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The parodies of homeschooling schedules during quarantine started almost immediately. The originals—which were color coded and earnest, and included time for homework, chores, and music lessons—were altered to read "Frozen II all-day," or "Cry in the bathroom."
The high hopes from parents about homeschooling their children had been replaced by the harsh reality that being a teacher is, well, hard. And it requires a degree of preparation and focus that many parents simply don’t have right now.
Daniel Willingham, a professor of psychology at the University of Virginia, says the sudden widespread attempts at “homeschooling” have largely misunderstood the concept. “Trying to replicate school at home when you’re not trained and you don’t have the materials, that’s like mission impossible,” he says.
Most kids aren’t self-regulated enough to work for a sustained period of time without constant supervision, says Willingham, who specializes in cognition and learning among children and young adults. That’s not possible for parents who are trying to balance work and childcare.
“This is not homeschooling,” he said. “It’s an emergency measure.”
So how do we keep teaching our kids even though we’ve figured out that we’re obviously not teachers? The answer might be surprising.
Expand the notion of learning
The truth is, children are born learning; it’s a survival skill that comes naturally to them, said Ellen Galinsky, author of Mind in the Making: The Seven Essential Life Skills Every Child Needs and chief science officer of the Bezos Family Foundation. “If families can use this as a chance to engage their kids in genuine learning, that could be transformational for kids’ development,” she says.
But genuine learning can go beyond core educational topics. Of course, Willingham says we shouldn’t not encourage our kids to do schoolwork. But he does think we need to relax our academic expectations, and—more importantly—expand our notion of learning.
Instead of trying to force academics, “think about what you are set up to do: what you know a lot about, and maybe what the child’s teachers couldn’t do,” he says. In other words, consider using this time to teach life skills.
Teach what you know best
So maybe you aren’t an expert on algebra or physics. But you still have skills to teach your children, especially when they likely have more time on their hands. Parents nationwide are embracing this idea.
In Connecticut, a father and his 13-year-old son, Henri, are rebuilding a 1972 MGB car engine. The work is super mechanical, precise, and sometimes frustrating—and it’s teaching him patience and attention to detail, says Patti Woods-LaVoie, Henri’s mom.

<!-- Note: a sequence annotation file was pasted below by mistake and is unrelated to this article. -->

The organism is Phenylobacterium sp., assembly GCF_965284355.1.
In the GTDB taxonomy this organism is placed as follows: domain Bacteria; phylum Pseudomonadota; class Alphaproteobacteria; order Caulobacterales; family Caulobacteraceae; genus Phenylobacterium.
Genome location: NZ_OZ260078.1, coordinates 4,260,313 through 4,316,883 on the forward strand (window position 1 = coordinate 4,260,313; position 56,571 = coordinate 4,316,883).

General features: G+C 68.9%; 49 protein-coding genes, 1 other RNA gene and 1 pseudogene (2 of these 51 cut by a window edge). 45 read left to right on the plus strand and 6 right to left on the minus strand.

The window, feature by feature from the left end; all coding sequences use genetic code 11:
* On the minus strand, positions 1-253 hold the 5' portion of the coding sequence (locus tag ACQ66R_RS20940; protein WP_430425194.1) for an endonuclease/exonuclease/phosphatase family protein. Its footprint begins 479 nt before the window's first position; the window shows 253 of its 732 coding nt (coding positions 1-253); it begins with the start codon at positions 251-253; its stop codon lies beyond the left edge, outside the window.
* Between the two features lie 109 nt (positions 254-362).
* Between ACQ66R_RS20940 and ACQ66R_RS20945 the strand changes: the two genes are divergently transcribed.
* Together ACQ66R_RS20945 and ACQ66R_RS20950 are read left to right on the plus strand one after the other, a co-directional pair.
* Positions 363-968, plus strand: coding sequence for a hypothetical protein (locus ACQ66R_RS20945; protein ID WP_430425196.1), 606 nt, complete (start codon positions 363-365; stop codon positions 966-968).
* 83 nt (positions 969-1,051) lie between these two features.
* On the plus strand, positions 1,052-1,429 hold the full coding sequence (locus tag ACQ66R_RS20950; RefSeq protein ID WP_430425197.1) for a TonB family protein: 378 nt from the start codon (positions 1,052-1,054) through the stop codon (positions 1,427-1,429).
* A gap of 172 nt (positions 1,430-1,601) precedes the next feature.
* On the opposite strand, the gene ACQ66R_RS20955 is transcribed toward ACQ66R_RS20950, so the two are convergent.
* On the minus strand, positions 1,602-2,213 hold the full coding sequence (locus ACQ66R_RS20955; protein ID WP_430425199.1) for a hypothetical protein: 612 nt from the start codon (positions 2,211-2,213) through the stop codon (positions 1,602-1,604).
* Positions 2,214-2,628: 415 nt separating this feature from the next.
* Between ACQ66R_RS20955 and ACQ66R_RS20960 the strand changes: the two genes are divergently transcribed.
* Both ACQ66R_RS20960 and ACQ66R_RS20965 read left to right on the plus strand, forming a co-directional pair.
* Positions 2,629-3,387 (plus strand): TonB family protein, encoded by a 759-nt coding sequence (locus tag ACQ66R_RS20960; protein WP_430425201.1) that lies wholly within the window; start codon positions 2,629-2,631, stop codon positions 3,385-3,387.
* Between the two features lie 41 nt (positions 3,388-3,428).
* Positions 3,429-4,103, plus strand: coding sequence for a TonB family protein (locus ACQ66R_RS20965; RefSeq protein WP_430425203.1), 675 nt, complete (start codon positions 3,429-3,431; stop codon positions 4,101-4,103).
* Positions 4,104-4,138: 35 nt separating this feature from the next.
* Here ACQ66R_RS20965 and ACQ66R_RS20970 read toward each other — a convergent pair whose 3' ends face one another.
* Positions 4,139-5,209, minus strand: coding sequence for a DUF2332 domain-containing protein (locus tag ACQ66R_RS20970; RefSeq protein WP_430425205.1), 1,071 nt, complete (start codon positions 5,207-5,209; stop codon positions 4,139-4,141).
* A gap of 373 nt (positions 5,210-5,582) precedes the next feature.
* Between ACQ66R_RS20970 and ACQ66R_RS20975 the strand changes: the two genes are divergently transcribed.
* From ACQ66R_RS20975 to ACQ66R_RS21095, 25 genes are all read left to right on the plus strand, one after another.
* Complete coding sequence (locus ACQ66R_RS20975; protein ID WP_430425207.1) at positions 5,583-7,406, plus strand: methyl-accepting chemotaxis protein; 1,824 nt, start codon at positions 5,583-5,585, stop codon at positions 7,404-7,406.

“It’s really heartwarming,” she says. “And it’s something that’s completely theirs.” She was taken by surprise when her son recently chose auto mechanics for an elective class at his high school next fall. It’s a decision she doesn’t think he would have made before the quarantine.
In Austin, Christine Foust Dawe is teaching her two young boys how to prepare a garden bed, add compost, plant seeds, and repot transplants. “I think the quarantine is changing my parenting, which, in turn, is changing my kids,” she said. “And maybe our relationship will be better because of this intense, intentional time.”
Parents are teaching everyday chores too: sewing, for example, or basic cooking. Liz Moorhead, a mother of four boys from outside Philadelphia, had always been lax about getting her kids to fold laundry, wash dishes, and make their own beds.
“Between rushing to school and rushing to soccer, it’s just been easier for me to do it all,” she said. “Now there’s nowhere to rush to, so we have more time to sit and tediously fold the same pair of pants four times until they figure it out.”
Follow their interests
If they’re resistant to taking an interest in what you’re doing, don’t despair. Your child’s own interests are enough of a jumping-off point for teaching life skills.
“Studies show that people with a sense of purpose are the most likely to thrive, especially when times are tough,” Galinksy says. “Furthering your child’s interest builds on that purpose.” If a child learns one thing they care about in a day, she adds, that’s enough.
For instance, Galinsky’s son loved music—now he has a doctorate in ethnomusicology. Her grandson loves video games. “People might think, ‘Yuck, video games,’” she says. “But the skills he’s learning from the games he plays are fantastic. He’s learning to pay attention, think flexibly, and develop problem-solving strategies. These life skills will serve him well in whatever he does in the future.”
The trick is to support your child’s interests, even if they don’t interest you.
So if your kid loves video games, play with them, Galinsky said. Read a graphic novel on Minecraft. If they’re interested in knights and superheroes, read books on the subject. Draw them on construction paper, or in sidewalk chalk outside. Talk about what it means to be a hero.
The hardships so many are facing now can’t be discounted. This approach might not be possible for those confronting job losses and illness, or for those who aren’t able to be home with their children.
But if families are able to use this as a chance to engage their kids in learning, that really is a gift, Galinsky says. “I think this is a time that children are always going to remember, a time of forever memories,” she adds. “So what are the memories we want our children to have?”